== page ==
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Doubling Down on Convictions

Carrie Rasak

Posted on June 24, 2019 17:43

4 users

It's good to have principles and moral values, but it doesn't make sense to be so rigid that there is no room to adjust your thinking.

I've noticed something lately.

In the past, as recently as five or ten years ago, I could be having a discussion with someone and disagree with them, but we could almost always either find common ground or understand where the other person was coming from. I don't mean something that is truly black and white--anyone who says something as egregious as, say, murdering children is not someone I wish to engage with--but something like health care or immigration policies could be discussed, perhaps colorfully, but we could still generally find something to agree on or understand the other point of view.

This is almost never the case today. I find people either agree with me or just say "you're wrong because X", with no attempt made to understand where I am coming from or why I feel the way I do.

This could be due to many different things. Many viewpoints today are very polarized. You cannot civilly disagree with someone who believes that certain people should have basic human rights whereas others shouldn't. That's a hard stop for me. And it may be that after the 2016 election here in the US, people who might have expressed themselves moderately in the past are now emboldened to convey their more hardline, extreme views. I think that's true sometimes.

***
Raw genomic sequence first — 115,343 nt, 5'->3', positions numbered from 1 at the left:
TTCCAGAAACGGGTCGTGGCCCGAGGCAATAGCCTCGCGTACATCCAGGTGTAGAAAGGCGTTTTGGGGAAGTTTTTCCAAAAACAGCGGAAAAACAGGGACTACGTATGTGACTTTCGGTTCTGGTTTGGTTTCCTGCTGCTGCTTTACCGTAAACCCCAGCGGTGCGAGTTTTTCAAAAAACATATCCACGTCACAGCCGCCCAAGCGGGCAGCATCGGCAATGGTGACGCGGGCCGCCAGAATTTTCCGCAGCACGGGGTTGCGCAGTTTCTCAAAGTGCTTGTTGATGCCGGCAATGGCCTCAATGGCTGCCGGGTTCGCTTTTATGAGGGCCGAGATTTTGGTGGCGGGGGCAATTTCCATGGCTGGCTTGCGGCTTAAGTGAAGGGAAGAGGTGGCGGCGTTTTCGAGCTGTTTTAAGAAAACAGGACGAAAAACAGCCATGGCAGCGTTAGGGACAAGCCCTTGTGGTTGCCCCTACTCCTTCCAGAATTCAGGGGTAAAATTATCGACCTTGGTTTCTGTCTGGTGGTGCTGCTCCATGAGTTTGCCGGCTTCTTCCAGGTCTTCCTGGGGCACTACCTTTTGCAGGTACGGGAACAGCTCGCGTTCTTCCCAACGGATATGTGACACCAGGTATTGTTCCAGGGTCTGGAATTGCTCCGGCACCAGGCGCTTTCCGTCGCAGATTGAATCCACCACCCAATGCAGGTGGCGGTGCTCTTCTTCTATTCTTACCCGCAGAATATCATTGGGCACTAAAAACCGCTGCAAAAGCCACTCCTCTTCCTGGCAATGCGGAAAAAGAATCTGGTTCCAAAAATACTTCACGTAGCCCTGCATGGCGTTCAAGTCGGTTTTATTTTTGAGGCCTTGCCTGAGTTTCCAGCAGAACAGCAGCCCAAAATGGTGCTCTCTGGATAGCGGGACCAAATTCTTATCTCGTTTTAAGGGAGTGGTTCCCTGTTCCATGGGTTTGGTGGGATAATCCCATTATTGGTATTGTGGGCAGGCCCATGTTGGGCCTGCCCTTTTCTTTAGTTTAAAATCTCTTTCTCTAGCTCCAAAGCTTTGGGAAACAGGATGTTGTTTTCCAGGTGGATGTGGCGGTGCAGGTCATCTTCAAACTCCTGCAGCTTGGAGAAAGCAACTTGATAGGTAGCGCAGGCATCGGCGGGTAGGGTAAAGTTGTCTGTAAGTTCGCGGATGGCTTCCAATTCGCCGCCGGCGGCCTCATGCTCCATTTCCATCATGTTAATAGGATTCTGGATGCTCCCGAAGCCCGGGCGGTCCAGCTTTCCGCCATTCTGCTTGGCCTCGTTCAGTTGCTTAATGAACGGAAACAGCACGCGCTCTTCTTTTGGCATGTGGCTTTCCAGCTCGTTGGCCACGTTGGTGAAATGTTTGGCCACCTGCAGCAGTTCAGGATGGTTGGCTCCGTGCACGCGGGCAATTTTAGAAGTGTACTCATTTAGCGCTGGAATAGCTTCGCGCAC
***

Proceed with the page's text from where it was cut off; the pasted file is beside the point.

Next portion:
I also believe that some people are just more likely to dig in their heels and hold fast to their beliefs, whether or not facts back them up. They'll say things like "the Left/Right created a narrative to make things look a certain way, and it's simply not true" or "the Church says we're supposed to believe this, so I do." Anything that doesn't fall in their worldview is fake news (how many times have we heard that?), made up by the other side, and simply not true, no matter what evidence there is. When confronted by the facts, rather than adjusting their thinking, they will dismiss the evidence as false.

This phenomenon is known as the backfire effect: doubt turning people into stronger advocates. It has been tested experimentally here and there and is fascinating to observe. Unfortunately, the backfire effect makes it very difficult for rational discussion to take place. You can't find common ground when opposing opinions are simply dismissed.

So, what's the solution? There are some ways to fight it, but I've not had much success with these techniques. When faced with the backfire effect, I'm more likely to shut the conversation down, which is a shame. We would all do well to be aware of this and be more open minded to other people's views, even if they are in direct conflict with our own-- as long as it's not something that amounts to "you think you deserve basic human rights and I don't think you do." I, for one, miss intelligent discourse.

Carrie Rasak

Posted on June 24, 2019 17:43

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